Sunset photos with people

edited October 2015 Posted in » Nikon D3100 Forum
I figured out sunset photos with the cheat cards just fine, but when I'm trying to take sunset photos with a person in them, I'm getting very dark faces. The only solution I have found is adding a flash. Is there any other way to make this work? A 35mm lens is what I'm using.


  • edited October 2015
    Fill flash is one way to do it, and can work very well if it's not too harsh. It's the only way to get the face exposed without overexposing the sunset. In P, S, A, and M modes, the flash is usually automatically set to work as a fill, which can work pretty well. You can also compensate a little, perhaps lowering the flash amount to lessen its effect.

    You can do exposure compensation, adding a stop or two to increase exposure on the face. If you're in manual mode, change the setting and watch the meter, or for other modes use the [+/-] button. Remember that in manual mode, you must not be using Auto ISO, or the change you make may just be cancelled out by the camera.

    You can also switch to Spot metering, and meter off the face. If you're doing a lot of this, or on beach, snow, etc. that's less tedious.

    Either way, though, changing exposure for the backlit face will generally result in overexposure of the background, which will likely end up with a pretty bland sunset.

    You can do some shadow recovery in post processing. View NX2 and likely other programs have good shadow recovery options, and there's a lot you can do there.

    But the basic problem is that without post processing, there simply is not enough dynamic range for the camera to capture both the back lit face and the sunset correctly, and the best way to handle this is probably with light. If you do a lot of this kind of work, you'd probably benefit from a more sophisticated flash, perhaps with a diffuser or softener.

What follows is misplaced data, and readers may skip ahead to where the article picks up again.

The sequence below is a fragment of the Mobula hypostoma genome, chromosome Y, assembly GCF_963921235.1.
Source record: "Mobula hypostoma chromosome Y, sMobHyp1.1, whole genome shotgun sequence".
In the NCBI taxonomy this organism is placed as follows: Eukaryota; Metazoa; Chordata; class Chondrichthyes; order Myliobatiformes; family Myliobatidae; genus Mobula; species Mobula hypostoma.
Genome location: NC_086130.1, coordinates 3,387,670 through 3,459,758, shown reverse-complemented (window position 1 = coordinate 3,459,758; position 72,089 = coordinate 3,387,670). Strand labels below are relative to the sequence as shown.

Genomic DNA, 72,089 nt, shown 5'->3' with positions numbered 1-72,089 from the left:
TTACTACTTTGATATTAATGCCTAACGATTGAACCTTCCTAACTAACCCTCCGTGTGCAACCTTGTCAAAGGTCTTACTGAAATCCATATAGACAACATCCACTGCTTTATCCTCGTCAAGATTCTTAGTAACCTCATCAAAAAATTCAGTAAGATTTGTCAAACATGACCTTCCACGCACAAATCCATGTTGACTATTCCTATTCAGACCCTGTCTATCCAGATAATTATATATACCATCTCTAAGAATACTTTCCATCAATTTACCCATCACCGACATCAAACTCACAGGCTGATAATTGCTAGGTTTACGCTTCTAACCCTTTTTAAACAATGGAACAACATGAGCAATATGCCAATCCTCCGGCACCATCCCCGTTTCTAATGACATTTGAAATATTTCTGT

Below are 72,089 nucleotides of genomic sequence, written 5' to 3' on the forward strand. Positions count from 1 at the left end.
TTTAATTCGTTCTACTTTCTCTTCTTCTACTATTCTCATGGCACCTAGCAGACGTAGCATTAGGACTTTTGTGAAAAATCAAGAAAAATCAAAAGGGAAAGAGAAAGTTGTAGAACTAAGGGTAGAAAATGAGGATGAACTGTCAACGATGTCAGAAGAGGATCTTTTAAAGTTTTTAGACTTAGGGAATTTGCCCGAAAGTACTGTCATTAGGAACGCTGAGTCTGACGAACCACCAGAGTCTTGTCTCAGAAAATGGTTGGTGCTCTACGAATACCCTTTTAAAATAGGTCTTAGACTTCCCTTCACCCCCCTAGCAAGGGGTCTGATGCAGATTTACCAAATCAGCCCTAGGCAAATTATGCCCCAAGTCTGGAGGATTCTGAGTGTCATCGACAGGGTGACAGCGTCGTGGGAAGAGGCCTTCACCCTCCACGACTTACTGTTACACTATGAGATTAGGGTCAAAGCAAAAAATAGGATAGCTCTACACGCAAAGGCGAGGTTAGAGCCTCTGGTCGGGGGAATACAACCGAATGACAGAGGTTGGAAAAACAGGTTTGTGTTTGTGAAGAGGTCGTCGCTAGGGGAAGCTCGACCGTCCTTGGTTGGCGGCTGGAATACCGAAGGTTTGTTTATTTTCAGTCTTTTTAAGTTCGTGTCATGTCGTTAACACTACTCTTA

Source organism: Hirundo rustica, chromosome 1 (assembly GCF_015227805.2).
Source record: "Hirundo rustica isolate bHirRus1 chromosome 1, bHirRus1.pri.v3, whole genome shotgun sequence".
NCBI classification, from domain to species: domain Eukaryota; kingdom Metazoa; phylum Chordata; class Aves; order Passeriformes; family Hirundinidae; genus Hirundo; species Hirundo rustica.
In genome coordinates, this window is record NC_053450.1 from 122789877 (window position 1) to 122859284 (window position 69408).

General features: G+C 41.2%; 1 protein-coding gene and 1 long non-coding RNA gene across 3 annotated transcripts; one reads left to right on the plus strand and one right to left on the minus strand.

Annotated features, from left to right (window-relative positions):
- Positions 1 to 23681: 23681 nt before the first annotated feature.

Edit to add: the built in camera flash, because it is straight-on and undiffused, tends to be pretty harsh, and often casts unwanted shadows. For a portrait outdoors with no close background, shadows may not be an issue, but they are at other times. There's little you can do about this except to move the source of light, or add sources of light. You can get a small amount of improvement in other ways by adding some kind of diffuser in front of it. I have seen some people use homemade diffusers made of cloudy plastic, such as milk bottles. You can also buy a little gadget that attaches to the hot shoe, with an articulated arm that allows you to put a little diffusing screen in front of the flash. It's minimal, and does little or nothing for the shadows, but can cut some of the direct glare.
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